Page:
Scatter correction for cone-beam CT in radiation therapy

Department of Radiation Oncology, Stanford University, Stanford, California 94305, USA.
Medical Physics (Impact Factor: 2.64). 07/2009; 36(6):2258-68. DOI: 10.1118/1.3130047
Source: PubMed


Cone-beam CT (CBCT) is being increasingly used in modern radiation therapy for patient setup and adaptive replanning. However, due to the large volume of x-ray illumination, scatter becomes a rather serious problem and is considered as one of the fundamental limitations of CBCT image quality. Many scatter correction algorithms have been proposed in literature, while a standard practical solution still remains elusive. In radiation therapy, the same patient is scanned repetitively during a course of treatment, a natural question to ask is whether one can obtain the scatter distribution on the first day of treatment and then use the data for scatter correction in the subsequent scans on different days. To realize this scatter removal scheme, two technical pieces must be in place: (i) A strategy to obtain the scatter distribution in on-board CBCT imaging and (ii) a method to spatially match a prior scatter distribution with the on-treatment CBCT projection data for scatter subtraction. In this work, simple solutions to the two problems are provided. A partially blocked CBCT is used to extract the scatter distribution. The x-ray beam blocker has a strip pattern, such that partial volume can still be accurately reconstructed and the whole-field scatter distribution can be estimated from the detected signals in the shadow regions using interpolation/extrapolation. In the subsequent scans, the patient transformation is determined using a rigid registration of the conventional CBCT and the prior partial CBCT. From the derived patient transformation, the measured scatter is then modified to adapt the new on-treatment patient geometry for scatter correction. The proposed method is evaluated using physical experiments on a clinical CBCT system. On the Catphan 600 phantom, the errors in Hounsfield unit (HU) in the selected regions of interest are reduced from about 350 to below 50 HU; on an anthropomorphic phantom, the error is reduced from 15.7% to 5.4%. The proposed method is attractive in applications where a high CBCT image quality is critical, for example, dose calculation in adaptive radiation therapy.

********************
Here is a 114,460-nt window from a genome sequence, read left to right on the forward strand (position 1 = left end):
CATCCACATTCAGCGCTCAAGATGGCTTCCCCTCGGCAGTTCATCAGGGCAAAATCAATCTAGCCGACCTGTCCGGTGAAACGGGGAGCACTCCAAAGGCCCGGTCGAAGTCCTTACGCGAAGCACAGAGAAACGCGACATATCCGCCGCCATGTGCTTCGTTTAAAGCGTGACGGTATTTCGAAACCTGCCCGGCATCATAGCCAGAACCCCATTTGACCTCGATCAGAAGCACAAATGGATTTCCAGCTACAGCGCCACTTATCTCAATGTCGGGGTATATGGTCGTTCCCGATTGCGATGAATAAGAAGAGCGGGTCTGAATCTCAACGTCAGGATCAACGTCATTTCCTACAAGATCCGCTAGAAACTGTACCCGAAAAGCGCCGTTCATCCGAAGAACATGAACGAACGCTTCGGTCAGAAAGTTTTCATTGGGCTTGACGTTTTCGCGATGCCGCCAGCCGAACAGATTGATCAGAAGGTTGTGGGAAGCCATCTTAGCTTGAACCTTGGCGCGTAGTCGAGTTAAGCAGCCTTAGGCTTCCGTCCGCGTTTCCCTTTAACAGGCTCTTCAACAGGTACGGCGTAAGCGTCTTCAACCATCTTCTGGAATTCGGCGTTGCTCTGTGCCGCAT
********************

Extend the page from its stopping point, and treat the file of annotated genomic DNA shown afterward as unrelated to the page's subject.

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Article: Scatter correction for cone-beam CT in radiation therapy

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    • "Besides the strip placement, two more parameters are needed in the blocker design: sampling period (í µí±†) and strip width (í µí±Š). To guarantee the measurement of at least one ray from its conjugate pair, we choose a relatively large sampling period (í µí±† ≈ 52 mm on the detector) based on the observed maximum spatial frequency of scatter signals in our previous studies [15] [17] [38] as well as in the literature [39]. The strip width cannot be too small since the penumbra effects on the strips limit scatter measurement accuracy [38]. "
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    ABSTRACT: Excessive imaging dose from repeated scans and poor image quality mainly due to scatter contamination are the two bottlenecks of cone-beam CT (CBCT) imaging. Compressed sensing (CS) reconstruction algorithms show promises in recovering faithful signals from low-dose projection data but do not serve well the needs of accurate CBCT imaging if effective scatter correction is not in place. Scatter can be accurately measured and removed using measurement-based methods. However, these approaches are considered unpractical in the conventional FDK reconstruction, due to the inevitable primary loss for scatter measurement. We combine measurement-based scatter correction and CS-based iterative reconstruction to generate scatter-free images from low-dose projections. We distribute blocked areas on the detector where primary signals are considered redundant in a full scan. Scatter distribution is estimated by interpolating/extrapolating measured scatter samples inside blocked areas. CS-based iterative reconstruction is finally carried out on the undersampled data to obtain scatter-free and low-dose CBCT images. With only 25% of conventional full-scan dose, our method reduces the average CT number error from 250 HU to 24 HU and increases the contrast by a factor of 2.1 on Catphan 600 phantom. On an anthropomorphic head phantom, the average CT number error is reduced from 224 HU to 10 HU in the central uniform area.
    Computational and Mathematical Methods in Medicine 11/2013; 2013(2):637614. DOI:10.1155/2013/637614 · 0.77 Impact Factor